Losing My Mom Taught Me to Live

During the month when we celebrate mothers, I am prompted to ponder the lessons my own mother taught me by the way in which she lived her life. Like so many women who were children during the Great Depression, my mom learned to develop a mindset of lack and an ultra-cautious attitude about spending money, which rarely allowed her to indulge in anything purely for pleasure. She was the woman who covered the carpeting’s high-traffic areas in our home with Dollar Store rugs, saved the good dishes for a day that never came, and invested all her money for the sole purpose of leaving it to me one day rather than enjoying it herself. As it turns out, I didn’t need her money and tried to coax her to spend at least some of it during her later years (with minimal results.)

To complicate matters, my mom had had a series of three unhappy marriages, which reinforced her anxieties and kept her from really enjoying much of her adult life. She was forced to be the responsible person in two of those marriages and learned to resolutely guard her hard-earned assets from being squandered. I’m grateful that she modeled exceptional money management skills for me, because that has served me very well. I have great respect for my mother’s efforts and her devotion to me and my children, but it deeply saddens me that she lived so small when she would not have had to.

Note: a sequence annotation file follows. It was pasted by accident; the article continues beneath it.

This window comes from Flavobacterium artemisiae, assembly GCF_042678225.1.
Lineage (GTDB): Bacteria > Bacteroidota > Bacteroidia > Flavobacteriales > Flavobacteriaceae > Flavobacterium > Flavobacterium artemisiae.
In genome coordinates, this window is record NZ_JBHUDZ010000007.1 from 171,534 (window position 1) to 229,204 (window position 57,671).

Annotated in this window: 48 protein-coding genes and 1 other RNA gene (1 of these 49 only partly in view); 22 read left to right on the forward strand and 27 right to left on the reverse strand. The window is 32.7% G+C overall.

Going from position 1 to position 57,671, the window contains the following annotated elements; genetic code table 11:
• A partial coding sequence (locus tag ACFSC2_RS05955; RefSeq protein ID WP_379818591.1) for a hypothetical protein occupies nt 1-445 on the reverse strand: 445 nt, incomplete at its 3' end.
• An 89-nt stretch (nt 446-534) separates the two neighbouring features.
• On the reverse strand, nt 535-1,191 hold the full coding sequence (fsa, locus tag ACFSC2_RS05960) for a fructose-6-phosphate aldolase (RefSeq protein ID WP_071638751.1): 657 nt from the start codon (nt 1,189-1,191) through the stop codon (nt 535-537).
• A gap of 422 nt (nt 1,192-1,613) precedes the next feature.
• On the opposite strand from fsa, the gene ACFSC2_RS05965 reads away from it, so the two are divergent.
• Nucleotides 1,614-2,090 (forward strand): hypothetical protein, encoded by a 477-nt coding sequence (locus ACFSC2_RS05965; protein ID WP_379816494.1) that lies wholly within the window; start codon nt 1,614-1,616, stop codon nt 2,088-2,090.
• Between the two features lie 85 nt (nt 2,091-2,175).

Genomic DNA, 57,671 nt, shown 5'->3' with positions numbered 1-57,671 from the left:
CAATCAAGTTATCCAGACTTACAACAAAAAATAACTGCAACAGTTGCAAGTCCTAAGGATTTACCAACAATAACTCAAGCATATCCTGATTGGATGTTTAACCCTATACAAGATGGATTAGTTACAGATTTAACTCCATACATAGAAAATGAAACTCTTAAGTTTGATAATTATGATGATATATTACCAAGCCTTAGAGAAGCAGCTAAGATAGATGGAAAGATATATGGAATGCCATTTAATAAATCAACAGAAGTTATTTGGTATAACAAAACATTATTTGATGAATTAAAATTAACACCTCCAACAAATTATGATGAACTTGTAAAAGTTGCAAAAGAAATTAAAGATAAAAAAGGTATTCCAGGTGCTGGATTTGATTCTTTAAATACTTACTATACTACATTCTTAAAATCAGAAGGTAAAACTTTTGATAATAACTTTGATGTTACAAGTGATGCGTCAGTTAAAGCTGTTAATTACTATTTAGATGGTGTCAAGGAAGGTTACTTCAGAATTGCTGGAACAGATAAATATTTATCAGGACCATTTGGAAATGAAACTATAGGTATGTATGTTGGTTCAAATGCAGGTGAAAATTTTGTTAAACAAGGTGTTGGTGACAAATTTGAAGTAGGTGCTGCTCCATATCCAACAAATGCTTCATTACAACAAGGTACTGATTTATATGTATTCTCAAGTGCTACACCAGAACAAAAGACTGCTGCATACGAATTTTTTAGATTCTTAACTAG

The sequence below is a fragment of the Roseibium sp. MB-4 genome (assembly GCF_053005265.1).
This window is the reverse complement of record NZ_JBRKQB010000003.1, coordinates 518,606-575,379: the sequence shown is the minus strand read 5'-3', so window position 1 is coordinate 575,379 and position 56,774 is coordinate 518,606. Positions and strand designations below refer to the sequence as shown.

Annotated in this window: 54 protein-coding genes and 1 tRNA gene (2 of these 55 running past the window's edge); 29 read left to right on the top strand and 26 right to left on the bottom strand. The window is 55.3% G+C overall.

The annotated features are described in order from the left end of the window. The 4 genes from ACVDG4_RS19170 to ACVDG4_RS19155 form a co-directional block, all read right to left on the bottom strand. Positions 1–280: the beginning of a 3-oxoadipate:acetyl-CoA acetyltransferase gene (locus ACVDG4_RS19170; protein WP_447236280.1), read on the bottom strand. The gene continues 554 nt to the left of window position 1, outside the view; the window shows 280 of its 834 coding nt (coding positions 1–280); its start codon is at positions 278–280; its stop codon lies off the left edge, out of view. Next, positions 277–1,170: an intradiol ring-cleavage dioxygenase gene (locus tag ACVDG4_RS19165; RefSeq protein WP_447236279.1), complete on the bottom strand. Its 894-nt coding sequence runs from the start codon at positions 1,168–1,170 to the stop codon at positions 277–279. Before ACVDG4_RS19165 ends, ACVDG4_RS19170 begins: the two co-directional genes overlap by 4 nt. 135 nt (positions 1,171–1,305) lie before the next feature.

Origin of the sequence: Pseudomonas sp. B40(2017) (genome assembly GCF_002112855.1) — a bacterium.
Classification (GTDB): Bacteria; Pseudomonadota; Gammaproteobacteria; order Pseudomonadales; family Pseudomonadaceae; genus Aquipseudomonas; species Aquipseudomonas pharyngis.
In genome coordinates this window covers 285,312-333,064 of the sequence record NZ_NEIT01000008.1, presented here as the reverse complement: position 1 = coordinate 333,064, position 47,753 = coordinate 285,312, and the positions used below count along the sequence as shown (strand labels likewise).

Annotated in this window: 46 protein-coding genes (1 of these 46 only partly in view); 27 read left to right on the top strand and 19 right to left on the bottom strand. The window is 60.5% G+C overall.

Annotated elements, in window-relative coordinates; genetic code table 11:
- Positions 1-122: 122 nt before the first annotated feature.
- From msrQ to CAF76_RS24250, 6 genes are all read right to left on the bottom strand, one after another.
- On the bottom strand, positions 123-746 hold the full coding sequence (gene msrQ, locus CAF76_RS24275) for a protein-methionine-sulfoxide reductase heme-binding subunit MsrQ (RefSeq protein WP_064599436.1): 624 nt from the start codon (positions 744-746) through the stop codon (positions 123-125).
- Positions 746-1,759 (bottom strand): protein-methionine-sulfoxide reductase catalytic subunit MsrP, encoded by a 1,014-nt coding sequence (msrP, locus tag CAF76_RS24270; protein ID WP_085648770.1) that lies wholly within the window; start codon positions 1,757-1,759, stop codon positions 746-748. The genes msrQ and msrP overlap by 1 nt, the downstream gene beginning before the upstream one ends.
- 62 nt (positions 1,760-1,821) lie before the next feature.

Yet there was another, unrealized version of my mom who craved fun and excitement and was still plotting dreams and schemes until she was placed in hospice care six days before her death. At the age of 79, she was not mentally done living. And after a lifetime of my emulating her practices and then losing her, wishing she’d had more time to enjoy, I was jolted into a new way of thinking and being.

I finally understand that life is meant for so much more than just moving through and enduring. Why else would there be limitless possibilities for awe-inspiring places to visit and breathtaking adventures to be had if we aren’t meant to experience all of it? My mom’s life convinced me that it’s ok to spend the money, to follow your heart, to put yourself first, and to believe you are worthy of your wildest dreams. And you can bet your bottom dollar that I’m going to spend the rest of my years in passionate pursuit of as many thrills and as much enchantment as I can experience! I intend to fully live while I’m alive.

My mother would want that for me.

Leave a Reply

Fill in your details below or click an icon to log in:

WordPress.com Logo

You are commenting using your WordPress.com account. Log Out /  Change )

Google photo

You are commenting using your Google account. Log Out /  Change )

Twitter picture

You are commenting using your Twitter account. Log Out /  Change )

Facebook photo

You are commenting using your Facebook account. Log Out /  Change )

Connecting to %s